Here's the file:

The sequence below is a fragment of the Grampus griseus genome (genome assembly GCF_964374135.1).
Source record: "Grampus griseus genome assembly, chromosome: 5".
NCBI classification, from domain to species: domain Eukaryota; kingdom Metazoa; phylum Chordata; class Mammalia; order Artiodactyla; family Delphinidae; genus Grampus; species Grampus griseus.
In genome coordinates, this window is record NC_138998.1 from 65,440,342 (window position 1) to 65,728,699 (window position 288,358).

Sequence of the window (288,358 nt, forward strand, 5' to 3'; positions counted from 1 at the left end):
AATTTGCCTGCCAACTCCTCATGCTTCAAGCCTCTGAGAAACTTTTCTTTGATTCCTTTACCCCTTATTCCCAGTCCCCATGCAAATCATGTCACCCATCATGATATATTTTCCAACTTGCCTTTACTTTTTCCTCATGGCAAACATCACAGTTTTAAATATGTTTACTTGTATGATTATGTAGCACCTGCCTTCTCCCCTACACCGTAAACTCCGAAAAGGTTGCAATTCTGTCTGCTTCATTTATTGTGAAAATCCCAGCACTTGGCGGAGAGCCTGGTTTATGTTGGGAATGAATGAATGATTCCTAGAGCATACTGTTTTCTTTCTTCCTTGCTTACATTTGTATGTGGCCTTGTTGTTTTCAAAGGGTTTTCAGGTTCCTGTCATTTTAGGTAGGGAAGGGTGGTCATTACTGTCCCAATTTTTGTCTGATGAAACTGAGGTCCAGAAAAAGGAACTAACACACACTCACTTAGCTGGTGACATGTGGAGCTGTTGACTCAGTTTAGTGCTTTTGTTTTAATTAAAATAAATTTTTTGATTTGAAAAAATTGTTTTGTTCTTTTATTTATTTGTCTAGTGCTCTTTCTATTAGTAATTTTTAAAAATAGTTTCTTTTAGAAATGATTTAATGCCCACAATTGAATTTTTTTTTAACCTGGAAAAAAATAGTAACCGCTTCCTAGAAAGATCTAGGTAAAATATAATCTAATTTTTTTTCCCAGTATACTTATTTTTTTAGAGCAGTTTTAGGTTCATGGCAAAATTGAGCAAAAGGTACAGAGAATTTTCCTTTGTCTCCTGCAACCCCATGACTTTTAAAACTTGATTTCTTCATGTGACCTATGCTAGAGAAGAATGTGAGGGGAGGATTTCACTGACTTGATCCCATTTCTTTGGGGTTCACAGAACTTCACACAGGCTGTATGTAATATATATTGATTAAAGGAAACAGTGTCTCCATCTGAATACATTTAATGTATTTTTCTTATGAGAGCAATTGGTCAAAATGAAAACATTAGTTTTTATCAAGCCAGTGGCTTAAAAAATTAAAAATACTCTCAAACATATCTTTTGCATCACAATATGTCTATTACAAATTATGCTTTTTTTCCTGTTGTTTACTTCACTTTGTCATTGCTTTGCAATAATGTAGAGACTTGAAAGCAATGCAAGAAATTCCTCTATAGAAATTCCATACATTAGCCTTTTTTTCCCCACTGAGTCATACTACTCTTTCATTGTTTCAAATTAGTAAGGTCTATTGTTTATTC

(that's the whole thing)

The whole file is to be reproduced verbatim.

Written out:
The sequence below is a fragment of the Grampus griseus genome (genome assembly GCF_964374135.1).
Source record: "Grampus griseus genome assembly, chromosome: 5".
NCBI classification, from domain to species: domain Eukaryota; kingdom Metazoa; phylum Chordata; class Mammalia; order Artiodactyla; family Delphinidae; genus Grampus; species Grampus griseus.
In genome coordinates, this window is record NC_138998.1 from 65,440,342 (window position 1) to 65,728,699 (window position 288,358).

Sequence of the window (288,358 nt, forward strand, 5' to 3'; positions counted from 1 at the left end):
AATTTGCCTGCCAACTCCTCATGCTTCAAGCCTCTGAGAAACTTTTCTTTGATTCCTTTACCCCTTATTCCCAGTCCCCATGCAAATCATGTCACCCATCATGATATATTTTCCAACTTGCCTTTACTTTTTCCTCATGGCAAACATCACAGTTTTAAATATGTTTACTTGTATGATTATGTAGCACCTGCCTTCTCCCCTACACCGTAAACTCCGAAAAGGTTGCAATTCTGTCTGCTTCATTTATTGTGAAAATCCCAGCACTTGGCGGAGAGCCTGGTTTATGTTGGGAATGAATGAATGATTCCTAGAGCATACTGTTTTCTTTCTTCCTTGCTTACATTTGTATGTGGCCTTGTTGTTTTCAAAGGGTTTTCAGGTTCCTGTCATTTTAGGTAGGGAAGGGTGGTCATTACTGTCCCAATTTTTGTCTGATGAAACTGAGGTCCAGAAAAAGGAACTAACACACACTCACTTAGCTGGTGACATGTGGAGCTGTTGACTCAGTTTAGTGCTTTTGTTTTAATTAAAATAAATTTTTTGATTTGAAAAAATTGTTTTGTTCTTTTATTTATTTGTCTAGTGCTCTTTCTATTAGTAATTTTTAAAAATAGTTTCTTTTAGAAATGATTTAATGCCCACAATTGAATTTTTTTTTAACCTGGAAAAAAATAGTAACCGCTTCCTAGAAAGATCTAGGTAAAATATAATCTAATTTTTTTTCCCAGTATACTTATTTTTTTAGAGCAGTTTTAGGTTCATGGCAAAATTGAGCAAAAGGTACAGAGAATTTTCCTTTGTCTCCTGCAACCCCATGACTTTTAAAACTTGATTTCTTCATGTGACCTATGCTAGAGAAGAATGTGAGGGGAGGATTTCACTGACTTGATCCCATTTCTTTGGGGTTCACAGAACTTCACACAGGCTGTATGTAATATATATTGATTAAAGGAAACAGTGTCTCCATCTGAATACATTTAATGTATTTTTCTTATGAGAGCAATTGGTCAAAATGAAAACATTAGTTTTTATCAAGCCAGTGGCTTAAAAAATTAAAAATACTCTCAAACATATCTTTTGCATCACAATATGTCTATTACAAATTATGCTTTTTTTCCTGTTGTTTACTTCACTTTGTCATTGCTTTGCAATAATGTAGAGACTTGAAAGCAATGCAAGAAATTCCTCTATAGAAATTCCATACATTAGCCTTTTTTTCCCCACTGAGTCATACTACTCTTTCATTGTTTCAAATTAGTAAGGTCTATTGTTTATTC